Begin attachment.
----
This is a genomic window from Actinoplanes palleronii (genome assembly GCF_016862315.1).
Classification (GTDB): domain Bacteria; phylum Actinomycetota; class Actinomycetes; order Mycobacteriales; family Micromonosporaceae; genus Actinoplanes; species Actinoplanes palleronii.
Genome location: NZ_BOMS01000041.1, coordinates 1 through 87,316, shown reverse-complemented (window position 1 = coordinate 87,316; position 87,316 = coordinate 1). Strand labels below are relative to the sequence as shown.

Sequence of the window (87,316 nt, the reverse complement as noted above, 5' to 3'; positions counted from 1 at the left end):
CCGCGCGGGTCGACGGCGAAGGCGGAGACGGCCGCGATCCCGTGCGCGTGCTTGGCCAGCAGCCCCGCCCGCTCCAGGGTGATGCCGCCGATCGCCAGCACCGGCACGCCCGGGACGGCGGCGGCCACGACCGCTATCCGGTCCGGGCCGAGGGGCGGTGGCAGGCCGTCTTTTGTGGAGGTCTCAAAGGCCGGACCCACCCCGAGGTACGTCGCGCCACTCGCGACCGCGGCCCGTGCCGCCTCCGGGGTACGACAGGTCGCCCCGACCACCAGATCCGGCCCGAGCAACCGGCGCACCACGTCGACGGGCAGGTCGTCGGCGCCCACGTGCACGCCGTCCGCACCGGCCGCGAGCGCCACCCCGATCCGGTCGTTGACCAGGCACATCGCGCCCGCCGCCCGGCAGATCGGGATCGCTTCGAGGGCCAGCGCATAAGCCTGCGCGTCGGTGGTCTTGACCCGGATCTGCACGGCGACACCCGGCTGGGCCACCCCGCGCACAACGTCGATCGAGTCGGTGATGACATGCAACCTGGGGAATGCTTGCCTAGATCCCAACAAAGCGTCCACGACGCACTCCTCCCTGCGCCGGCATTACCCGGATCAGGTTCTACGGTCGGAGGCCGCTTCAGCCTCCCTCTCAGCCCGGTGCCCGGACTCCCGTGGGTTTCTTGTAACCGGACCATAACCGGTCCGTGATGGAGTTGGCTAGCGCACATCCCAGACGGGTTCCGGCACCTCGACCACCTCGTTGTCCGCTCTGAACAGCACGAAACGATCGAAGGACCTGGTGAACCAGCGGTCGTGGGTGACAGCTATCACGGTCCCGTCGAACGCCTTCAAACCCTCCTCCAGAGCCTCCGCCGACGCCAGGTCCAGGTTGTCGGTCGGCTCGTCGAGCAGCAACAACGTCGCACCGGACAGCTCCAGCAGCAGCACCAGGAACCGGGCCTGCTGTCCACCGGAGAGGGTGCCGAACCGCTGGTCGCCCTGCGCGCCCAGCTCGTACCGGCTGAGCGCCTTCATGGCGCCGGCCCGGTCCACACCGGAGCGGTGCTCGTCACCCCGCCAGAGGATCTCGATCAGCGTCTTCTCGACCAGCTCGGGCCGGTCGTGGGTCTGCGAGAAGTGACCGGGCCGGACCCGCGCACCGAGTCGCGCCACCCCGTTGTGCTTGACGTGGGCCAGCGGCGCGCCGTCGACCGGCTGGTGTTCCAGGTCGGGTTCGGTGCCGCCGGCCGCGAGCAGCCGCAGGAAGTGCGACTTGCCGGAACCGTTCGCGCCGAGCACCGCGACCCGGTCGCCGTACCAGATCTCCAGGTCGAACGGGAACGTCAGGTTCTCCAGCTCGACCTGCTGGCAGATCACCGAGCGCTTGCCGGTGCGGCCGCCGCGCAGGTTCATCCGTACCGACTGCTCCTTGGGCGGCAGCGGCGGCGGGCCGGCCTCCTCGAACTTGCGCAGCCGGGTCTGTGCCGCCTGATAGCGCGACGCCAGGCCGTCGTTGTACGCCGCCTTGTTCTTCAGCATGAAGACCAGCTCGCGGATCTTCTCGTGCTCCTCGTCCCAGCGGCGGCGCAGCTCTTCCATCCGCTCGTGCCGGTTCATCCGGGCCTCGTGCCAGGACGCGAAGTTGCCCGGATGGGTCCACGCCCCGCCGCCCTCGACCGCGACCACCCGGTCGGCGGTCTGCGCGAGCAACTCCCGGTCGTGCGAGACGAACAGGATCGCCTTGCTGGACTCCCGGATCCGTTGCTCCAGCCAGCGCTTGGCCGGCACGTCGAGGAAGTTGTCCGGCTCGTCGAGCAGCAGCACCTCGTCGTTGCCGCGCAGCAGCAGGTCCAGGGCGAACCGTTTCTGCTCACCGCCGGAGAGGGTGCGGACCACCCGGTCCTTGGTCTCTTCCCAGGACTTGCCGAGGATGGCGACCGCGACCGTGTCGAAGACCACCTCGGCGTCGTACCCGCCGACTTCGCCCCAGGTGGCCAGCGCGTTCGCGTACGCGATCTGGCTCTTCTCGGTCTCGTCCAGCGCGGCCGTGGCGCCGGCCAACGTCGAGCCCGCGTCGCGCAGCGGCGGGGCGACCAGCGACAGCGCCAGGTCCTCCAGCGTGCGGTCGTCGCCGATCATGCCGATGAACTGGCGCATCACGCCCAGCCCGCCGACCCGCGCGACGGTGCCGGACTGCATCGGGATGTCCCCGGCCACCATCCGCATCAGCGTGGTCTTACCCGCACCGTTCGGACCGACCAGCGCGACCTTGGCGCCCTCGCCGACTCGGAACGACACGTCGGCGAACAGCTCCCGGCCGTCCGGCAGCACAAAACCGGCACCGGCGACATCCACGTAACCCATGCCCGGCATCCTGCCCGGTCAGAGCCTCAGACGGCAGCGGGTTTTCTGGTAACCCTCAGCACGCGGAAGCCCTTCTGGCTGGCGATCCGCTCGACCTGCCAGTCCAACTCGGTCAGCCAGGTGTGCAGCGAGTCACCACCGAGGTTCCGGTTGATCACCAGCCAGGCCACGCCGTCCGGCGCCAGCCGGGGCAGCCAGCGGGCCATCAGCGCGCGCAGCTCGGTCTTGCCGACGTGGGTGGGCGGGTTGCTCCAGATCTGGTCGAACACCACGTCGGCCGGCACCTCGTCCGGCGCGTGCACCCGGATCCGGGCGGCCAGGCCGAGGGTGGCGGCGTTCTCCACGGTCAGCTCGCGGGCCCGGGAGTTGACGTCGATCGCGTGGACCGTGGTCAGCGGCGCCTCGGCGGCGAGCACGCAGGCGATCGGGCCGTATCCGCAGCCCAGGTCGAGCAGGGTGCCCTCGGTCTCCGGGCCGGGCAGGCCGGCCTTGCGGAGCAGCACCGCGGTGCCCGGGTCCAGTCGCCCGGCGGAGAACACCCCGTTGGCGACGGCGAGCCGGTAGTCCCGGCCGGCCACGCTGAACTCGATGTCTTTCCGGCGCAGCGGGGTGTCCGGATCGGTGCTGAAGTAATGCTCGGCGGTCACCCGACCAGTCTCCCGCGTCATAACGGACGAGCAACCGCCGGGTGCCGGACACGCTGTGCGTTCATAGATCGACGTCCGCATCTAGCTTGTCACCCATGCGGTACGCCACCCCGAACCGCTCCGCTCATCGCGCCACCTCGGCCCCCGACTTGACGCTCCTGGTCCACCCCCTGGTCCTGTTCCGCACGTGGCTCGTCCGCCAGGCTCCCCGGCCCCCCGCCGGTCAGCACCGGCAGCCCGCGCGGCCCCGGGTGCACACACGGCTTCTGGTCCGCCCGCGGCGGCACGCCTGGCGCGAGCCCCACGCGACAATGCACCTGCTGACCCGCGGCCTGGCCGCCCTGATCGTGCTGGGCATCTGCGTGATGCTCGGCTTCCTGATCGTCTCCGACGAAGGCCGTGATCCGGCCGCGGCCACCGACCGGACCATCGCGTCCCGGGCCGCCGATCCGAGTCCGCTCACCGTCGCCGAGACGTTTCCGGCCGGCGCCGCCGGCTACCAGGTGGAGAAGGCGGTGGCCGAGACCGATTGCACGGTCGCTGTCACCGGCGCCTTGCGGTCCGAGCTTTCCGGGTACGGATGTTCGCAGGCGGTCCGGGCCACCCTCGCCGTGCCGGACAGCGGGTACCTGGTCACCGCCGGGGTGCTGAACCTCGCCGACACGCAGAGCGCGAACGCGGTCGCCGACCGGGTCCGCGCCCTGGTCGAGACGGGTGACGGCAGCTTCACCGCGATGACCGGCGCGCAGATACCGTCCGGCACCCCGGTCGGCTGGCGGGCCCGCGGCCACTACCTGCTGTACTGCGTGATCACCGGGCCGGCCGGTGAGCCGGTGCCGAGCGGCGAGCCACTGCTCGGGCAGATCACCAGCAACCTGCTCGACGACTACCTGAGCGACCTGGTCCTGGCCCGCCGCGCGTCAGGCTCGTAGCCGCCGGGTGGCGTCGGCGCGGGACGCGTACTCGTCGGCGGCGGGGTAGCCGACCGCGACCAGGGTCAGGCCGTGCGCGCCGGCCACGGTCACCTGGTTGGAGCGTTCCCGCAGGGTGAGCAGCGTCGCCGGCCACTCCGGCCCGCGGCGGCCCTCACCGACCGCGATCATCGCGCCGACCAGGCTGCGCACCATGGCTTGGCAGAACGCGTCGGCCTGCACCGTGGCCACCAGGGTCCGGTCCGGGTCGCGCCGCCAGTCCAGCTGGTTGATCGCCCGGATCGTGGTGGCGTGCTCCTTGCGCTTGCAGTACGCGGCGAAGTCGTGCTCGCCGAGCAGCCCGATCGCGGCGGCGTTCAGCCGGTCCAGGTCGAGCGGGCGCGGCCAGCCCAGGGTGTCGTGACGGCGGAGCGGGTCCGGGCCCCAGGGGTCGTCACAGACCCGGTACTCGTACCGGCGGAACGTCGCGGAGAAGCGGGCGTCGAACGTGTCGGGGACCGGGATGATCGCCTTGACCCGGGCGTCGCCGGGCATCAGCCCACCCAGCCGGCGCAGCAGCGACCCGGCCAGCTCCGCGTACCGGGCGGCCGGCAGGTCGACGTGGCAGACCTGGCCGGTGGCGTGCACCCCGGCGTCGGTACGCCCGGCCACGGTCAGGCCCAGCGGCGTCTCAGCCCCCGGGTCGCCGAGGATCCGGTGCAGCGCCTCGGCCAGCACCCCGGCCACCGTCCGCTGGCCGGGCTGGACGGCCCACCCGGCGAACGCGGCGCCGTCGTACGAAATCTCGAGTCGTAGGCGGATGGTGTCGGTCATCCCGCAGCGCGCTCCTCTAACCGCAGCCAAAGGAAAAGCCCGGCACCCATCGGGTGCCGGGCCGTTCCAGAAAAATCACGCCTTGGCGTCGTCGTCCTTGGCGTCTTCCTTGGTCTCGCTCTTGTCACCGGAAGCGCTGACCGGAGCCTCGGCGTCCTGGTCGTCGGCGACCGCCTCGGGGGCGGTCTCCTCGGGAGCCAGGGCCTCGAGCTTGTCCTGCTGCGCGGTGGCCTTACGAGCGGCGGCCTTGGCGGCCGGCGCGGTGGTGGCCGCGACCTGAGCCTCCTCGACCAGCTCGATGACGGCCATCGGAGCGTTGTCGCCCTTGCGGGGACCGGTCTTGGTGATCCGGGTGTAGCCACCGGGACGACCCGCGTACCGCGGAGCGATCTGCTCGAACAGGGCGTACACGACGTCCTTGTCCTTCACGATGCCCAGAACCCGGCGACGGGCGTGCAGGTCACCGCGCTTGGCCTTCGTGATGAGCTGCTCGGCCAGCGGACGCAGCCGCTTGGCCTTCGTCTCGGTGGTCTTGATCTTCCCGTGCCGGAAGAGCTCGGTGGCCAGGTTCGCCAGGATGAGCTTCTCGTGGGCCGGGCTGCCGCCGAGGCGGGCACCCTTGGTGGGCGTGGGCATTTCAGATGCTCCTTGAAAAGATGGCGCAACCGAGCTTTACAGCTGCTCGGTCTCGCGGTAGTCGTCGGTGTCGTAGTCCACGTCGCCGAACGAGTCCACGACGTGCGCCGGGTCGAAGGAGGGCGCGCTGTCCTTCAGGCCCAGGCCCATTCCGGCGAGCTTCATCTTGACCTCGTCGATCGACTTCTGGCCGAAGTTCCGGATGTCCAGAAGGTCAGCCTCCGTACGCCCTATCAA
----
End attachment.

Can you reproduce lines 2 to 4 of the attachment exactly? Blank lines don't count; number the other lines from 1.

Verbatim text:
Classification (GTDB): domain Bacteria; phylum Actinomycetota; class Actinomycetes; order Mycobacteriales; family Micromonosporaceae; genus Actinoplanes; species Actinoplanes palleronii.
Genome location: NZ_BOMS01000041.1, coordinates 1 through 87,316, shown reverse-complemented (window position 1 = coordinate 87,316; position 87,316 = coordinate 1). Strand labels below are relative to the sequence as shown.

Sequence of the window (87,316 nt, the reverse complement as noted above, 5' to 3'; positions counted from 1 at the left end):